We are The Sleep and Pain Research lab, a team led by Dr. Alban Latremoliere, PhD., MSc and Dr. Chloe Alexandre, PhD., MSc. We are based in the Neurosurgery Pain Research Institute at The Johns Hopkins University School of Medicine in Baltimore, MD, located within the Department of Neurosurgery.
Our research specializes in the neurobiology of pain, with an emphasis on chronic pain and how sleep and pain interact. We are using a combination of behavioral, pharmacological, physiological (electroencephalogram, electromyogram EEG/EMG signals analysis) and genetic tools (cell-specific conditional transgenic animals, optogenetics, chemogenetics) in mice.
One major goal of our research is to understand the neural plasticity caused by peripheral nerve injury and how this leads to an abnormal, chronic pain state known as neuropathic pain. Neuropathic pain occurs in up to 50% of patients after nerve trauma and it is characterized by abnormal pain symptoms such as hyperalgesia (more pain to noxious stimuli), allodynia (pain in response to innocuous stimuli) and spontaneous pain (pain in absence of external stimuli). To deconstruct the neural circuits responsible for each of these symptoms, we employ cre-recombinase-mediated cell-specific expression of toxins and inducible chemogenetic methods for silencing and channelrhodopsin expression for activating neurons, and determine the consequences on behavioral (pain reflexive and operant tests) and physiological (sleep) readouts.
Current treatments for neuropathic pain are poorly effective with numerous adverse side effects and most attempts to develop new analgesics have failed. There is therefore a critical need to identify novel pharmacological targets. Both human and mouse genetic studies have demonstrated a critical role of the tetrahydrobiopterin (BH4) production pathway in neuropathic pain. We are testing if systematically modulating BH4 production by targeting the enzyme sepiapterin reductase (SPR) represents a viable therapeutic strategy to reduce pain hypersensitivity and other nerve injured-induced changes without causing major side effects.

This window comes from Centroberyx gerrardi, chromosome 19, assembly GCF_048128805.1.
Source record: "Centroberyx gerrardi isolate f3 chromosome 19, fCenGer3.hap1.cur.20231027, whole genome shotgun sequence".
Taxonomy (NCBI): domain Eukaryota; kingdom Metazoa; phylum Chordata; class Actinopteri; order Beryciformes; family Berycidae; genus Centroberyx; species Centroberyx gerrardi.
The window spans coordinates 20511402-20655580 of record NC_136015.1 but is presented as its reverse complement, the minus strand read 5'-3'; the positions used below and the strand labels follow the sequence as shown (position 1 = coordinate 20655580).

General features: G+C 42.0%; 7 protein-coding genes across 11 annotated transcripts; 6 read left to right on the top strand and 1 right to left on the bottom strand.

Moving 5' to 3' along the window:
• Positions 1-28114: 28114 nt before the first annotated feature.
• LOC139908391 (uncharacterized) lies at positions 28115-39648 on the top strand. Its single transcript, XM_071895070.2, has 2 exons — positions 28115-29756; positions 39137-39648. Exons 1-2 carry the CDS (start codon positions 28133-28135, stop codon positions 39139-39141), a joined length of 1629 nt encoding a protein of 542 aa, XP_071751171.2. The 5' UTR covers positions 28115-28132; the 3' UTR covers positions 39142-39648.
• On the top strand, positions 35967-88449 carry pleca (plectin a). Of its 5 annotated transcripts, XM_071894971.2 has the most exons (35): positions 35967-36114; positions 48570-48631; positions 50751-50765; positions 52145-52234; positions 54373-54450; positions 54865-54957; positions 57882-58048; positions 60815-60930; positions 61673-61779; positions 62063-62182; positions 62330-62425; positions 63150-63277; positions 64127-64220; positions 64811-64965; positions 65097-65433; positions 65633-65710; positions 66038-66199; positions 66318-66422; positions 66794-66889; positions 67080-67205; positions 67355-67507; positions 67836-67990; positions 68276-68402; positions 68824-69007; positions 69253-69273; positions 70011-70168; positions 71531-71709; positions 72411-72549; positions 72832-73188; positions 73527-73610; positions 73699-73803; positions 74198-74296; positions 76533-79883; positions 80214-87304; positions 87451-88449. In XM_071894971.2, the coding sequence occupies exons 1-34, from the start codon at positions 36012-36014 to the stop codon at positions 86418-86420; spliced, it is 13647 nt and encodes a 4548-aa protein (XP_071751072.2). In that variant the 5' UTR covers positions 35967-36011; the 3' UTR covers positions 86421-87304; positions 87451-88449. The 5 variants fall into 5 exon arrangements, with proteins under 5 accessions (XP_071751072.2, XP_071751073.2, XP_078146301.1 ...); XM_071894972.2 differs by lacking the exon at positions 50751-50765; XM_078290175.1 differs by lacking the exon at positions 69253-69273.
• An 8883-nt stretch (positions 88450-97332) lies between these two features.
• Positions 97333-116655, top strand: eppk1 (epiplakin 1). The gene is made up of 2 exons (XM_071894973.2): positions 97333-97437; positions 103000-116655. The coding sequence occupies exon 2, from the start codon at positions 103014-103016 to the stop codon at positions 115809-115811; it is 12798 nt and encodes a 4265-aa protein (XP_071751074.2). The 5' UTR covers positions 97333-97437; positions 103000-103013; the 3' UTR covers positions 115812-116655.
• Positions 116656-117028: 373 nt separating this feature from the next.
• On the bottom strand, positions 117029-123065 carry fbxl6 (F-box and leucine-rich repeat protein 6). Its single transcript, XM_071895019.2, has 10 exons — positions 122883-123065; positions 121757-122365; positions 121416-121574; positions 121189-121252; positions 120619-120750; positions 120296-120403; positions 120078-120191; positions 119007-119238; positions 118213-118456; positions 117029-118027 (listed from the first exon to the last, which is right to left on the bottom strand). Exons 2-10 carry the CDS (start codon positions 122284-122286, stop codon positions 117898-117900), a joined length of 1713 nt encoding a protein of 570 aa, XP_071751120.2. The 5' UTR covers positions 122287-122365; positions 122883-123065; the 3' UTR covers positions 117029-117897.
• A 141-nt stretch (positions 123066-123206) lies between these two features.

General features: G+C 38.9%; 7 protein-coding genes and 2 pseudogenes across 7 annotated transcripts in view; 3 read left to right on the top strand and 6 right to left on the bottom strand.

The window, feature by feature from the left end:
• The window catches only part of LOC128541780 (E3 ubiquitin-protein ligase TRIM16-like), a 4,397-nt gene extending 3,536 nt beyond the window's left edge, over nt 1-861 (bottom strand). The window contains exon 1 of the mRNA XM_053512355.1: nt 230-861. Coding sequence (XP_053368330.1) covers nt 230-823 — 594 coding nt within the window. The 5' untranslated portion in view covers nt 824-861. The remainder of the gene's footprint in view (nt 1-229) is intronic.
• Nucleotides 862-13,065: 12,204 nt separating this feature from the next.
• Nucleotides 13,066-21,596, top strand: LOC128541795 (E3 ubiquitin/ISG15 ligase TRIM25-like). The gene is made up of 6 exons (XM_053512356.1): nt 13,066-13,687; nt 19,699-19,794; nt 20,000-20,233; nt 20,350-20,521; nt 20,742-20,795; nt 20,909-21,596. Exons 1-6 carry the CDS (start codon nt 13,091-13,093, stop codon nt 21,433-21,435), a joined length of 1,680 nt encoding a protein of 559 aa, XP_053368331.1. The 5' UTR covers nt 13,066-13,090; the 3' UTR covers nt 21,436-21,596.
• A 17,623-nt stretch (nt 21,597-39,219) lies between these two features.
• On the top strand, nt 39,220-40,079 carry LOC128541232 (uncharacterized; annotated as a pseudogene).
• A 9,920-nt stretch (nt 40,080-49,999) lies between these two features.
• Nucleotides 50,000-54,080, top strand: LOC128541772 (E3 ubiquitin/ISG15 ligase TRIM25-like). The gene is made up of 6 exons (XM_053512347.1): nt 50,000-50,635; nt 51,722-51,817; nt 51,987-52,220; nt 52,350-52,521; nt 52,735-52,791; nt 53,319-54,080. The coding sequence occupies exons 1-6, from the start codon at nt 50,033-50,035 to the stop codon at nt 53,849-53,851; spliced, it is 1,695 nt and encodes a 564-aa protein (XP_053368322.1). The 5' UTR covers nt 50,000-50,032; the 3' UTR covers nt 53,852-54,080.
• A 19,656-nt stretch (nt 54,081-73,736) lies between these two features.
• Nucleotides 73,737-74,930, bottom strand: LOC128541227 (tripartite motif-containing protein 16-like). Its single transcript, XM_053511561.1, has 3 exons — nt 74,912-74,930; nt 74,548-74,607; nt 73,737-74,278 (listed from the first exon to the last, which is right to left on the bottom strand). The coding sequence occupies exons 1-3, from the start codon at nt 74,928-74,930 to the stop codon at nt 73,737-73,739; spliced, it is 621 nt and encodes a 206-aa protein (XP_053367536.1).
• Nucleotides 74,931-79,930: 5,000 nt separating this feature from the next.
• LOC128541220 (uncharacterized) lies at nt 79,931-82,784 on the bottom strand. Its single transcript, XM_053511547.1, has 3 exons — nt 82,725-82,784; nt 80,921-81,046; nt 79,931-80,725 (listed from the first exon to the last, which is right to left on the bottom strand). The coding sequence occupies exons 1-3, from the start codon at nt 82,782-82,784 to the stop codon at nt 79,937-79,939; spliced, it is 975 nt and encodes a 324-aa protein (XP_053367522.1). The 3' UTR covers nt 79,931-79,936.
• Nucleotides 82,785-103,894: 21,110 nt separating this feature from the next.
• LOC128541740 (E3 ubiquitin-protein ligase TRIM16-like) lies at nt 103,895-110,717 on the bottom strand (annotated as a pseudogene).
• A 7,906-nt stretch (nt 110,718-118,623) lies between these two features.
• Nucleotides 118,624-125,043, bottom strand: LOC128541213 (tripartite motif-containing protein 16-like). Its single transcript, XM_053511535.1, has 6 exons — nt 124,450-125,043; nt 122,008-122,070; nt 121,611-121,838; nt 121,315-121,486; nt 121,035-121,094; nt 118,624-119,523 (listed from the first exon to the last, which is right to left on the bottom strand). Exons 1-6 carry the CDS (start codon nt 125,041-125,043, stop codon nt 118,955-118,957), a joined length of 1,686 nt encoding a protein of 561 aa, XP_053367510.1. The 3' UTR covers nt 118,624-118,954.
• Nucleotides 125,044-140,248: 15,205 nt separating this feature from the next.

Another major research avenue we are pursuing is to decipher the reciprocal interaction between sleep and pain. Chronic sleep loss is common in modern societies despite increasing evidence that even mild chronic sleep deprivation disrupts a wide range of neurobehavioral and physiological functions, including pain. While the existence of a “vicious” cycle between lack of the sleep and increased pain has reliably been shown, very little is known about the underlying mechanisms. Together with Dr. Chloe Alexandre we are using behavioral, anatomical and genetic techniques to identify the precise neural links between sleep and pain in mice. By analyzing sleep-wake behaviors using EEG/EMG signals in mouse models of chronic pain, we aim to understand how chronic pain affects sleep.
Current Research Interests
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